APEX Insight: With route-to-route competition tighter than ever in some markets, the allure of airports can not be taken for granted. This multipart feature looks at airlines that are elevating the ground experience for their passengers by making architectural wonders and tourism attractions out of their airport terminals.
Munich Airport and Lufthansa
Managing company: Flughafen München Gmbh
Project duration: 2013–2016
Project cost: $1.02 billion
Passengers per year: 36 million (Terminal 2)
Munich Airport has always maintained a world-renowned flair for experience with offbeat attractions that include a wave pool, skating rink, beer garden, low-stakes casino and much more. But the airport’s 60/40 collaboration with Lufthansa on Germany’s first satellite terminal marks a partnership centered primarily on airline passengers.
Unlike the parties’ former collaboration on Terminal 2, the midfield terminal extension offers no public access, making the project a bit of a departure for an airport that aims to attract locals as much as it does travelers. “Munich tries to be more than an airport,” says Corinna Born, the airport’s director of International Media Relations. “We have a lot of locals coming and spending time at the airport.”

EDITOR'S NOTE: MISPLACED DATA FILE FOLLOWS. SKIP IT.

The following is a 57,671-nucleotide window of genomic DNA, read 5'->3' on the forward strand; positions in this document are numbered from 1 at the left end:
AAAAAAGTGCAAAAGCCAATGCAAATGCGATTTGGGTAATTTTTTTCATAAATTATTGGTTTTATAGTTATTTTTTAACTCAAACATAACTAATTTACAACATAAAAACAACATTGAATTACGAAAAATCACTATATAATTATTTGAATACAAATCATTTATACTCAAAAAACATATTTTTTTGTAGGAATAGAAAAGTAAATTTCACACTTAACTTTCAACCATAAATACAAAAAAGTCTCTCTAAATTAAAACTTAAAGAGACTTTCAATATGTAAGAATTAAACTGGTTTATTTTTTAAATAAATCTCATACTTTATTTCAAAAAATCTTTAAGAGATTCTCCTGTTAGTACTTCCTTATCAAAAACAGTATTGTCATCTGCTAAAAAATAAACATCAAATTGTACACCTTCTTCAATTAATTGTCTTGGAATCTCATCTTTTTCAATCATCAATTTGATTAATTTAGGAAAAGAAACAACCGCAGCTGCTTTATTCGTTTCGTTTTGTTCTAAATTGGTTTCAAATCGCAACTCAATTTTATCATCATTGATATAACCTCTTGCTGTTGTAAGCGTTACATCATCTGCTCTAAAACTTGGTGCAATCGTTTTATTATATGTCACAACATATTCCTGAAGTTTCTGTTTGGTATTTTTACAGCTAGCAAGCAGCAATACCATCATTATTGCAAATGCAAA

Having completed check-in and security screenings in Terminal 2, travelers hop aboard the airport’s underground train, which gets them to the spacious satellite terminal in under a minute. Once there, they have access to free Wi-Fi, charging ports, open waiting areas and five lounges, one of which has an outdoor terrace. “What you offer on the ground is nearly as important as what you offer in the air,” says Klaus Gorny, a spokesperson for Lufthansa. “This project was a profitable joint venture. The end result is a win-win and a benefit for the passenger.”
“Munich tries to be more than an airport.” — Corinna Born, Munich Airport
Since the satellite terminal is accessible exclusively for travelers, it brings local Bavarian flavor into its space with thoughtful approaches. “The duty-free shops are built like a little town, with streets and lampposts,” says Bettina Weigen, Munich Airport’s retail director. “When you walk through this one, it’s emotional, like walking through the cities.”
Panoramic windows and bright open spaces also help to bring the outside in. “The architecture merges with the outside landscape. On a clear day, you can see the Alps,” she says. The added Bavarian touches create a sense of place and help to encourage travelers – especially those just making a connection – to consider returning. But most importantly, at the end of the day, Weigen says, “It’s all about feeling comfortable, feeling relaxed and having a good time at the airport.”
This article is an excerpt from the multipart feature “Hub Sweet Hub,” originally published in the 6.5 December/January issue of APEX Experience magazine.